My view of the final few minutes of the protest.

We were about 20 feet above street level and on the other side of a walled off parking lot full of red trucks.  Chanting protesters still choked off one of Amman’s busiest thoroughfares connecting the Old City with affluent western Amman.  The crowd mostly consisted of shebaab now.  There was a small street that intersected the main thoroughfare near the police line. It ran up the hill to the left and was beginning to fill with spectators.  Traffic began to back up on the other side of the riot police.

I was wondering what would happen. Were the police waiting to let the protesters continue marching as they had before?  Would they send the protesters around to the other side of Ras-al-Ain to march back towards the balad?  How long would they let them stand there chanting?  My answer came about 10-minutes later in the form of a fast-break of 25 or so shebaab yelling about tear gas.  I saw none, but it was obvious that police were trying to disperse the crowd and meeting with some resistance.  To my surprise rocks began to hail down from the side street on the hill and even from the crowd.

It was then that the the first can of tear gas was shot.  The crowd scattered pretty quickly.  Lots of bark, but fortunately little bite.  Another canister was shot towards the retreating crowd for good measure.  As it skittered down the street past our safe vantage point many yards away I got a small whiff – not pleasant to say the least.  My left eye watered and stung for a good 15 minutes afterward.

Moral of the story: always head home when you see the Commies packing up their flags.

Final Word

My taxi driver and I talked about the protests this morning on the way to take my son to school.  He told me that most of the protests in the city were peaceful.  He hadn’t heard that tear gas had been used in the balad, but knew that it had been used near the Israeli embassy where apparently protesters were the most aggressive.  He told me that he and his brother had taken their children to the march to UNICEF headquarters the day before.  Then he said something that really caught my attention.

He said that even though people march here in Jordan and across the Middle East people are still dying every day in Gaza.  Almost 800, maybe more now.

He then told me about 4 children that had been trapped in a house with their dead mother for days with no food or water.  Later I read the report that the International Red Cross is accusing Israel of breaking international law over this specific incident.  Apparently the Israeli army blocked aid workers from entering the area to look for casualties.  Once the volunteers did get to the house they found the 4 children and 12 corpses in the house.  While the children were being rescued the Army continued to order volunteers out of the area.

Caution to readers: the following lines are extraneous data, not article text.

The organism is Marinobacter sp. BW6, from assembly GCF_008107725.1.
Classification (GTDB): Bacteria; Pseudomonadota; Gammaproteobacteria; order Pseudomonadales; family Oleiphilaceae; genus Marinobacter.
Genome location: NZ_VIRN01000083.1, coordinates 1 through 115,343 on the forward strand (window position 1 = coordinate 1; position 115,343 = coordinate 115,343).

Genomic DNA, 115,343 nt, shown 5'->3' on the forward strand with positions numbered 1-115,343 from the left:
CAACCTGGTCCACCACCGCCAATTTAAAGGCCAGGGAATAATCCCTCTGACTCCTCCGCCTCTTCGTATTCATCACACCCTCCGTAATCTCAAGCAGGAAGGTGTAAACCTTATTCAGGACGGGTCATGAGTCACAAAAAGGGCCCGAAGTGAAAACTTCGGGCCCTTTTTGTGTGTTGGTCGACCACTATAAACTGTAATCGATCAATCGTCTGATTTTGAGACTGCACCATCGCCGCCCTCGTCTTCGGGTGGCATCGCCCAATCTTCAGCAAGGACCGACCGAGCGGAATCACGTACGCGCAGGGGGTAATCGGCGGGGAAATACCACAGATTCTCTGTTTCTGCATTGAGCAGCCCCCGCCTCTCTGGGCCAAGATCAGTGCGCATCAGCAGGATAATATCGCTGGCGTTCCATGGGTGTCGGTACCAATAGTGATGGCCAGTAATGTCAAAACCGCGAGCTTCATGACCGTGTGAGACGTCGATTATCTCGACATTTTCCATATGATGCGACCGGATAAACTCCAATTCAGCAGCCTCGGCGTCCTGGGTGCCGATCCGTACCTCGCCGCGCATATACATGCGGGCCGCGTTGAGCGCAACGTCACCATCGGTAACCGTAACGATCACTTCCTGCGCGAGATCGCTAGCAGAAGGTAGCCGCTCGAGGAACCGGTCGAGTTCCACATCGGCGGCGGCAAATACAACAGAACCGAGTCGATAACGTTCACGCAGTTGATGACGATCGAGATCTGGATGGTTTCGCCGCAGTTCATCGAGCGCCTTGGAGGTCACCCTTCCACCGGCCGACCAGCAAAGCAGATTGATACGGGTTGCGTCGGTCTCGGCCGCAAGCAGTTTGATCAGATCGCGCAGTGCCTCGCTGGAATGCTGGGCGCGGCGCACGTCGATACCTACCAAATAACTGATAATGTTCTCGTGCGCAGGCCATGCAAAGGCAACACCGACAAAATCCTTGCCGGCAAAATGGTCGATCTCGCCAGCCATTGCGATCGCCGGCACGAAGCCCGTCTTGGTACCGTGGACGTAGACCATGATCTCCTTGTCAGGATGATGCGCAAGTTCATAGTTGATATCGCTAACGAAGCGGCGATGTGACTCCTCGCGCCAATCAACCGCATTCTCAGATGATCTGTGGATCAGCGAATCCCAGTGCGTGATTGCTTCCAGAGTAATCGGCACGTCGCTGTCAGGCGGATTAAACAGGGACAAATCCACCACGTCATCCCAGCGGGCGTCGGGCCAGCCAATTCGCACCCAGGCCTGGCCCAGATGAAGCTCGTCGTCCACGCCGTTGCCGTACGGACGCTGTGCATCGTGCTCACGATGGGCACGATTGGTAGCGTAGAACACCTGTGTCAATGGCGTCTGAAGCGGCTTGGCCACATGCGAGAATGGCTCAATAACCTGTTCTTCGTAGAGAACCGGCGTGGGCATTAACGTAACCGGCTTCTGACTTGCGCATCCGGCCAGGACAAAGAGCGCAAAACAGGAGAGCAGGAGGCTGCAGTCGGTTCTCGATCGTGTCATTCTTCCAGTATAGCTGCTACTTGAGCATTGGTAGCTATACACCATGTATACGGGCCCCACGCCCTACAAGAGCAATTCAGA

Honestly, to me the “Day of Rage” in Gaza seemed to be a little more like the “Day of Being Really Upset.”  But as long as stories like these keep coming out of Gaza the protests will continue and the anger  will grow.  Unfortunately rage is like a fire that smolders quietly for a long time only to burst into flames once it’s too late to put out.


First thoughts on Gaza protests in Amman

It was a beautifult day in Amman today.  Sunny skies with just a few clouds.  Temperature hovering around 50 degrees F.  A good day for a protest.

A nice day in Amman, despite clouds of war over Gaza

A nice day in Amman, despite clouds of war over Gaza

Some were calling today a day of “Rage” and westerners were warned to stay home.  Protests were called for throughout the city to speak out against the situation in Gaza.  I tend to blend in very well, so went down to the ballad to see what I could see.  (Please note: I am not reccommending that others do this, just simply telling you what I did.)  The protest march lasted a little over an hour and made it’s way from Al-Husseini Mosque in the old city past the Amman municipality and ended near Ras-al-ain and the intersection going towards third circle and also Abdoun.

When I got downtown I stopped in a shop that I frequent and asked the workers about the situation and if I would have any troubles.  They assured me that I wouldn’t saying people don’t like the American government but love Americans.  Even so I was stuck in a riot in Jerusalem once back in the late 90s, so kept towards the edges of the crowd near definite “escape” routes and stood near some older men with children, thinking that they were less likely to take unnecessary risks.  I saw a few faces of locals I knew.  They flashed me smiles and mouthed greetings to me.  That set me a little more at ease as well.

I have more to say later, I just wanted to post an initial pic and give my first gut reaction.  I was sturck that people are genuinely upset and are looking for a way to vent their frustrations while showing solidarity with the people in Gaza.  As I snapped pics and looked at them on the way back I realized that a picture is worth a 1000 words, but that a picture with no explanation could speak 1000 wrong words.  The protest was very peaceful, but I could put 2 or 3 pics up here with no explanation and pundits of all stripes could spin the situation in several different directions.  Once again that I was reminded that sound bites and even visual bites cannot do complex situations justice.